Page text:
Often men stay with a Borderline woman because they have kids together. Unfortunately, simply being in the same home as a Borderline mother is enough to do a lot of damage to children.
7. My kid(s) are okay because she doesn’t yell at them. I could cite study after study about how witnessing physical and emotional abuse is harmful to children, even when they’re not being targeted. Just because your wife/girlfriend isn’t currently attacking your children doesn’t mean it’s not affecting them. We learn about relationships from our parents and other caregivers.
What do you think your children are learning by observing mom’s and dad’s relationship dynamics? If you could choose a relationship partner for your children when they’re grown up, would you want it to be like your relationship with their mother? By staying in the relationship, you’re telegraphing that it’s okay for the person who “loves” you to abuse you and that one individual’s needs and feelings are more important than the other’s.
8. I’ll lose my home, my kids and all my assets. Yes, you’ll have to part with some of your assets and you won’t be able to spend as much time with your children. However, if you’re determined, you can recoup your financial losses over time and forge a new and healthier relationship with your kids. Healthier because you’re setting the example of not tolerating abuse in a relationship. Don’t confuse being a martyr with being a parent.
Your kids are going to have issues, especially around relationships, whether you stay in the marriage or not. You’ll be in a much better place to help them later on if you’re healthy, strong and happy. This half lie/half truth is a fear that’s planted and encouraged by your wife/gf. She controls you through your fear of loss.
Similarities Between BPD and NPD
People who suffer from Narcissistic Personality Disorder (NPD) often display many behavior patterns similar Borderlines, especially those Borderlines prone to “acting out” to harm or control others. Two other personality disorders with many similarities to BPD are Antisocial Personality Disorder (APD or ASPD) and Histrionic Personality Disorder (HPD). Together, these four personality disorders make up the DSM-IV Axis II Cluster B set of personality disorders. Those children who have parents who suffer from one or more such mental illnesses may benefit from this book, even the parent does not have BPD.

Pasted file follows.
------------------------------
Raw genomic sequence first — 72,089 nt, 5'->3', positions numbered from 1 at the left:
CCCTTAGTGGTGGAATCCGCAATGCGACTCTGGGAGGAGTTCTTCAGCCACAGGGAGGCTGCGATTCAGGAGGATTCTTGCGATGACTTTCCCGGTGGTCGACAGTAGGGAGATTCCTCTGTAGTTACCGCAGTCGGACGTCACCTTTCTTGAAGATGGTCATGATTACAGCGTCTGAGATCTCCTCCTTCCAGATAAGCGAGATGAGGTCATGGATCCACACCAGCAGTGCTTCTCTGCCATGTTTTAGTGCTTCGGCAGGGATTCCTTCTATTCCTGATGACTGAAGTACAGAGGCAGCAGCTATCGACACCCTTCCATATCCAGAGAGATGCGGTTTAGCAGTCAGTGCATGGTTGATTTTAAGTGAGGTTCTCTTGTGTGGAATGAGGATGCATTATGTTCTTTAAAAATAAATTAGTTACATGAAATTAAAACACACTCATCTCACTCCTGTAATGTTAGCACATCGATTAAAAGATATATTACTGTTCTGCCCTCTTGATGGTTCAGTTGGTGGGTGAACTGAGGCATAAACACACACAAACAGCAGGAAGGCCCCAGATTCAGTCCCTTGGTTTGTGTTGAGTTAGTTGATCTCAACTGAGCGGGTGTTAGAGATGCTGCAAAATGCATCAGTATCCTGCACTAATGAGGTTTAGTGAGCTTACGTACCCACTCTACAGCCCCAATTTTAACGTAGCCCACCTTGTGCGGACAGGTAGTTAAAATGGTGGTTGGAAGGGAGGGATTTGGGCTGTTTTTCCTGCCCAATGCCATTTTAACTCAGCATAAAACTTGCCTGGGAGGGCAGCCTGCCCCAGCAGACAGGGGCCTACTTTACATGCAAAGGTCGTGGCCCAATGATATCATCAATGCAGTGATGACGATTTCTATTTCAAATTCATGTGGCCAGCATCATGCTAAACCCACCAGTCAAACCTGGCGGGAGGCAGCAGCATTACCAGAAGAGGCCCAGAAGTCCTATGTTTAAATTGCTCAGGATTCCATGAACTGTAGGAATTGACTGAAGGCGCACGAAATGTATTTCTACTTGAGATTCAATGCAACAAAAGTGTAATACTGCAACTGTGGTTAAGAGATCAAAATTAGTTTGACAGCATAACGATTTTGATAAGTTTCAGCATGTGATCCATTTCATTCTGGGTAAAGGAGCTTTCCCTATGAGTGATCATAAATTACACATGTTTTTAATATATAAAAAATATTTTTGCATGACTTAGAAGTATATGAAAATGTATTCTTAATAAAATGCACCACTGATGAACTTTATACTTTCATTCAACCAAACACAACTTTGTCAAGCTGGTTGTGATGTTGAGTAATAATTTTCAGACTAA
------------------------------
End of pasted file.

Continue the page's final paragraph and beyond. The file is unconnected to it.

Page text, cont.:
More Information on Wright’s Book
The publisher’s description of the book reads:
This book focuses on one particular group of people affected by the disease: children whose mothers are borderline. The Borderline Mom does provide insight into the disease and why borderlines act the way they do. The primary focus of the book, however, is providing everyone with a borderline mother a concrete course of action, which will help you defend yourself from the instability and emotional pain borderlines sometimes cause to those around them. Should you learn to enforce boundaries? Or cut off contact to avoid further pain? The final course of action is up to you, but this book provides you with all the tools to take the optimal course of action if the relationship with your borderline mom is causing you pain.
The table of contents of the book reads:
Chapter 1. Life with a Borderline Mother 1 Chapter 2. Stay or Go? 11 Chapter 3. Isolation: How, Why It Happens 23 Chapter 4. Defend Yourself Against Isolation 32 Chapter 5. Verbal and Physical Abuse 36 Chapter 6. Defend Yourself Against Abuse 43 Chapter 7. Cutting Off Contact 47 Chapter 8. Boundaries in Depth 48 Afterword 69